DuPont Wants Punitive Damages – What Would the U.S. Chamber of Commerce Say ?

The US Chamber of Commerce and others frequently advocate to limit or abolish punitive damages evidence and awards. An example is this amicus brief in Eden Electrical v. Amana Company. (But if punitive damages are awarded, the Chamber wants the award to be deductible as ordinary business expenses, as stated here by the Chamber.)

Oft used phrases that come quickly to mind are "jackpot justice" and "litigation lotteries." So, it’s interesting to note this AmLaw story that DuPont is seeking $ 52 million in punitive damages plus attorney’s fees on top of a $ 920 million compensatory damages award for theft of trade secrets. The facts of the case described in the article do indeed seem egregious, and so one understands why DuPont is after punitive damages from a Korean competitor that apparently blatantly acted badly an destroyed evidence. The good news for the Chamber is that the requested punitive damages fit within the oft-cited 10X ratio between compensatory damages and punitive damages.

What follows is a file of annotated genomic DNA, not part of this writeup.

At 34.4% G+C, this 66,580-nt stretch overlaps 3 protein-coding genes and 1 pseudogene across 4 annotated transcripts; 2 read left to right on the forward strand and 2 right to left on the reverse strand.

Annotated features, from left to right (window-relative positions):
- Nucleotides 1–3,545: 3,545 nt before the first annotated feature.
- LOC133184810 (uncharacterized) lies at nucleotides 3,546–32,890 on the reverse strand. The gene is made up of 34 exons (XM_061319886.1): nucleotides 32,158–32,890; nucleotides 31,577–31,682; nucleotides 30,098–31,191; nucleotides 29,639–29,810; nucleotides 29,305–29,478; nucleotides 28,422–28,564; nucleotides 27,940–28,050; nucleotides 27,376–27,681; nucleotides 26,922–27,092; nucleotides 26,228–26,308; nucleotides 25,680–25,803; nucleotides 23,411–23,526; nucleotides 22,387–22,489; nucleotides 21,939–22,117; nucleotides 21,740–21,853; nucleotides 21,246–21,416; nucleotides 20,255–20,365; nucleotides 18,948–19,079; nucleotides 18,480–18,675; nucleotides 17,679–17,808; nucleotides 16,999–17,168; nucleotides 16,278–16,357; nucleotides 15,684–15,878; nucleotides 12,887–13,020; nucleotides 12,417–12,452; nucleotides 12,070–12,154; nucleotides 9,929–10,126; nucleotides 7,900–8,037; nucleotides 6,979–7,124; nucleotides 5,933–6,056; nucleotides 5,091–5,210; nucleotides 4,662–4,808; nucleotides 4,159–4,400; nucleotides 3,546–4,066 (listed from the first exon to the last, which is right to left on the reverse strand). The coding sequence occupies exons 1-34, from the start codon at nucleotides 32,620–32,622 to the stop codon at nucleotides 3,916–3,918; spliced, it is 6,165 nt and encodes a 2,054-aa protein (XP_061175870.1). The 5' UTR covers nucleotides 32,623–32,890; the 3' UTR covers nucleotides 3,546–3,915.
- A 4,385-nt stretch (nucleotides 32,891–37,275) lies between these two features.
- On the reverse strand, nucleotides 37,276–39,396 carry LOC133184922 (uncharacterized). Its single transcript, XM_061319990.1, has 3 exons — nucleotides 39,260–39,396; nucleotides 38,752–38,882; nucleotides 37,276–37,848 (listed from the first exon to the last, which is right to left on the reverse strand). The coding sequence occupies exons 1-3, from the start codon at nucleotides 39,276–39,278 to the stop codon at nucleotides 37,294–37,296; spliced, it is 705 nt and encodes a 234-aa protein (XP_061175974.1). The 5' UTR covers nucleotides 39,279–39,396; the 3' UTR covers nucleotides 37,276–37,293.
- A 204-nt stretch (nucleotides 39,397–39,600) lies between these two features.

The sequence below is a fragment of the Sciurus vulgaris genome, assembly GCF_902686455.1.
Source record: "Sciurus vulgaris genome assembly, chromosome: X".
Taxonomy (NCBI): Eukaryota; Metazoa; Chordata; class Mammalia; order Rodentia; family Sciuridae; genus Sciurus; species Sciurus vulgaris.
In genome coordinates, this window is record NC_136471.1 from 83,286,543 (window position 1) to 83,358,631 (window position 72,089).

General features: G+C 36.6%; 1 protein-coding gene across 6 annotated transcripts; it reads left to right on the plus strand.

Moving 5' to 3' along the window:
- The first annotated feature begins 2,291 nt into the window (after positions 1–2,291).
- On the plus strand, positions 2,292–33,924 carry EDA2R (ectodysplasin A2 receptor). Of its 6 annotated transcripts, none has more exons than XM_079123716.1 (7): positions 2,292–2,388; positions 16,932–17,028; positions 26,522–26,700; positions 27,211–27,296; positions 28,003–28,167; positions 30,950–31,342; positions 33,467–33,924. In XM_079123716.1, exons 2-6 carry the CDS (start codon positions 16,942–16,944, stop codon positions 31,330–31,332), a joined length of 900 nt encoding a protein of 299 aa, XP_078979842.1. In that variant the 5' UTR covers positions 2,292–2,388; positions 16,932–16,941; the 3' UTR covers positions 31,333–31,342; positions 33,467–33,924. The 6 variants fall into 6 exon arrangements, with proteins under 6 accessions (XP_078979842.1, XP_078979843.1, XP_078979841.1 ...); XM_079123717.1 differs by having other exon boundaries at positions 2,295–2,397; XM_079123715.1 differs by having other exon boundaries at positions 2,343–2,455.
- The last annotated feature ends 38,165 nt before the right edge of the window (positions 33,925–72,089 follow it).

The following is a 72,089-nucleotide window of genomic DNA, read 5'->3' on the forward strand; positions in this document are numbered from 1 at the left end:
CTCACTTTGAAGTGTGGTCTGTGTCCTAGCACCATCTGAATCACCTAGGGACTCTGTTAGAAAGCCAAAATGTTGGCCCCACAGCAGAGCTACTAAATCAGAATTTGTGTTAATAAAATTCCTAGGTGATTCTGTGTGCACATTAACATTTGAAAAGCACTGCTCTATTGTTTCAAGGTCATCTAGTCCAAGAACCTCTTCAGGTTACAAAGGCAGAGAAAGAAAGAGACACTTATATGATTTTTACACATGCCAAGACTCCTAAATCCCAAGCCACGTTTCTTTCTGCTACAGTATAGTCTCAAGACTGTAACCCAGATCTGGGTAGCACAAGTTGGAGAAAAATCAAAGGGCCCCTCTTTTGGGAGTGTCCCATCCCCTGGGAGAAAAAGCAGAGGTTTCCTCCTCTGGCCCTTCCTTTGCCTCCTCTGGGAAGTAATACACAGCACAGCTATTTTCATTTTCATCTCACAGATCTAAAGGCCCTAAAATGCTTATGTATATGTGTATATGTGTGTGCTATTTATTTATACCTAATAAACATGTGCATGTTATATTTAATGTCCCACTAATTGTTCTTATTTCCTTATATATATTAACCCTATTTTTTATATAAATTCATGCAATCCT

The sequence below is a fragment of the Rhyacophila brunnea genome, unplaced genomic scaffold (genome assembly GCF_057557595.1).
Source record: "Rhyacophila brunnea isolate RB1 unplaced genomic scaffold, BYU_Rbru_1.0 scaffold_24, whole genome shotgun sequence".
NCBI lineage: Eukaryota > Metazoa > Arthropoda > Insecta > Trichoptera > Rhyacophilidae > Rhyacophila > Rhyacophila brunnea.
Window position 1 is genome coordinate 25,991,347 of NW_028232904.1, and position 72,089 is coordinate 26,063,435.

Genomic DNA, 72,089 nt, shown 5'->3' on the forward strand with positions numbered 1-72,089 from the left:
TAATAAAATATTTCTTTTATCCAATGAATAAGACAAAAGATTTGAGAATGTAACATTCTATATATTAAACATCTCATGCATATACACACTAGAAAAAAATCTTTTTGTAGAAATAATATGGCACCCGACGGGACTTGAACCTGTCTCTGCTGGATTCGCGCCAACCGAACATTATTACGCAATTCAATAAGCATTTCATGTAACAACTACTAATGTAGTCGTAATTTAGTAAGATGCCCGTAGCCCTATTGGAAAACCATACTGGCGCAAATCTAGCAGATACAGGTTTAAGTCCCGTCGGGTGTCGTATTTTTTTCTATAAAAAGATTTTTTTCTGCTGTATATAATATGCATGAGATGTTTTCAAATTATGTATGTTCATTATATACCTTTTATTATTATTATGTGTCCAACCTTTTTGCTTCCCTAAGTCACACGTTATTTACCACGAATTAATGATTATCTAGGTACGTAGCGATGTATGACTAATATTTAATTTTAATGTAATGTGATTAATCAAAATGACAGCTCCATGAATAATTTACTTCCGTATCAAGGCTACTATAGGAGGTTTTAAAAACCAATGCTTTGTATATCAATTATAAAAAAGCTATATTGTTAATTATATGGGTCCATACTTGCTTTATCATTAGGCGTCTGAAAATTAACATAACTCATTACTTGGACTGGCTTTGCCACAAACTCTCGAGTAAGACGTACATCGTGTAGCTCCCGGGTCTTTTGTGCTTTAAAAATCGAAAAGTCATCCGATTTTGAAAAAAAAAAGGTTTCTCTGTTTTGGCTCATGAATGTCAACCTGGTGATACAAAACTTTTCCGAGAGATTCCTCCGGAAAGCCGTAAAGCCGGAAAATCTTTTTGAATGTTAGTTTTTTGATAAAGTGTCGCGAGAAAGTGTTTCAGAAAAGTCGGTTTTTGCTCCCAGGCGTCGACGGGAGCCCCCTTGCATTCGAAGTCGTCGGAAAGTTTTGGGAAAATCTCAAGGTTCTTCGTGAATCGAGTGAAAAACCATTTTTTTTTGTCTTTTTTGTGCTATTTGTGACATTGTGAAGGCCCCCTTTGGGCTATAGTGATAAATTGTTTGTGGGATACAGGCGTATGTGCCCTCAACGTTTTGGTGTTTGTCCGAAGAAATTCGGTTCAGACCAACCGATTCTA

Here’s the key excerpt from the article as to DuPont’s hopes:

"Kolon and its lawyers have promised to appeal the verdict, which DuPont is still seeking to augment with more than $52 million in punitive damages and more than $30 million in attorney fees. (A hearing on punitive damages is scheduled for November.) DuPont’s lawyers will also get a chance to play defense next March, when a trial is set on antitrust counterclaims brought by Kolon accusing DuPont of monopolizing the market for para-aramid fibers."

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About Kirk

Since becoming a lawyer in 1983, Kirk’s over 30 years of practice have focused on advising a wide range of corporations, associations, and individuals (as both plaintiffs and defendants) on both tort and commercial law issues centered around “mass torts.”

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